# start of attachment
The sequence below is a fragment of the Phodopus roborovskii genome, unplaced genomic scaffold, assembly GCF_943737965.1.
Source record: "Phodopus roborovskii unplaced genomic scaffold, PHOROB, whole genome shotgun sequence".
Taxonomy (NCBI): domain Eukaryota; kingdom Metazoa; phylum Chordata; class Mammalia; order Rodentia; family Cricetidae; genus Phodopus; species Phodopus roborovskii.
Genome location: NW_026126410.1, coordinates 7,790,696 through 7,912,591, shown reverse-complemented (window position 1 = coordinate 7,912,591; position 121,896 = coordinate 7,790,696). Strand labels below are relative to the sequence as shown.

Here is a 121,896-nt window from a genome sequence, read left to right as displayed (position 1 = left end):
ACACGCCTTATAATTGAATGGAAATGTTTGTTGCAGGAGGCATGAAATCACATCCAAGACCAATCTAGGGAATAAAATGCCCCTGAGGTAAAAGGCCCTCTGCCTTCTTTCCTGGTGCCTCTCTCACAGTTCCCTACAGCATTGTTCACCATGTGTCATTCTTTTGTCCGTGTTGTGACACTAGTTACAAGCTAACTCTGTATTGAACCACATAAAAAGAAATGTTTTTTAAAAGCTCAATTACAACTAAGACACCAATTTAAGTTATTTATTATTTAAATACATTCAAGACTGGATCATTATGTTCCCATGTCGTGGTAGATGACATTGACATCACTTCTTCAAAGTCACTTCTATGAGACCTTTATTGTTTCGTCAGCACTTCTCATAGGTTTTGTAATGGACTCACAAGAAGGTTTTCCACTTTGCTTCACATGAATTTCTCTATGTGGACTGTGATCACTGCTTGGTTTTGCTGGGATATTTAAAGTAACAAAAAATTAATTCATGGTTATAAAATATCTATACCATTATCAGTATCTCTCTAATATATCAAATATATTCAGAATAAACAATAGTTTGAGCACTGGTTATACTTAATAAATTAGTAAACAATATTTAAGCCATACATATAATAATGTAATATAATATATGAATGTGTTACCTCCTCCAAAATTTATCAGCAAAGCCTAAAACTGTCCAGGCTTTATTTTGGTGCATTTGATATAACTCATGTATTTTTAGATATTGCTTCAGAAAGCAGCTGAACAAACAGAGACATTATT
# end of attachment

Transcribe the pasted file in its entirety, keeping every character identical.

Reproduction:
The sequence below is a fragment of the Phodopus roborovskii genome, unplaced genomic scaffold, assembly GCF_943737965.1.
Source record: "Phodopus roborovskii unplaced genomic scaffold, PHOROB, whole genome shotgun sequence".
Taxonomy (NCBI): domain Eukaryota; kingdom Metazoa; phylum Chordata; class Mammalia; order Rodentia; family Cricetidae; genus Phodopus; species Phodopus roborovskii.
Genome location: NW_026126410.1, coordinates 7,790,696 through 7,912,591, shown reverse-complemented (window position 1 = coordinate 7,912,591; position 121,896 = coordinate 7,790,696). Strand labels below are relative to the sequence as shown.

Here is a 121,896-nt window from a genome sequence, read left to right as displayed (position 1 = left end):
ACACGCCTTATAATTGAATGGAAATGTTTGTTGCAGGAGGCATGAAATCACATCCAAGACCAATCTAGGGAATAAAATGCCCCTGAGGTAAAAGGCCCTCTGCCTTCTTTCCTGGTGCCTCTCTCACAGTTCCCTACAGCATTGTTCACCATGTGTCATTCTTTTGTCCGTGTTGTGACACTAGTTACAAGCTAACTCTGTATTGAACCACATAAAAAGAAATGTTTTTTAAAAGCTCAATTACAACTAAGACACCAATTTAAGTTATTTATTATTTAAATACATTCAAGACTGGATCATTATGTTCCCATGTCGTGGTAGATGACATTGACATCACTTCTTCAAAGTCACTTCTATGAGACCTTTATTGTTTCGTCAGCACTTCTCATAGGTTTTGTAATGGACTCACAAGAAGGTTTTCCACTTTGCTTCACATGAATTTCTCTATGTGGACTGTGATCACTGCTTGGTTTTGCTGGGATATTTAAAGTAACAAAAAATTAATTCATGGTTATAAAATATCTATACCATTATCAGTATCTCTCTAATATATCAAATATATTCAGAATAAACAATAGTTTGAGCACTGGTTATACTTAATAAATTAGTAAACAATATTTAAGCCATACATATAATAATGTAATATAATATATGAATGTGTTACCTCCTCCAAAATTTATCAGCAAAGCCTAAAACTGTCCAGGCTTTATTTTGGTGCATTTGATATAACTCATGTATTTTTAGATATTGCTTCAGAAAGCAGCTGAACAAACAGAGACATTATT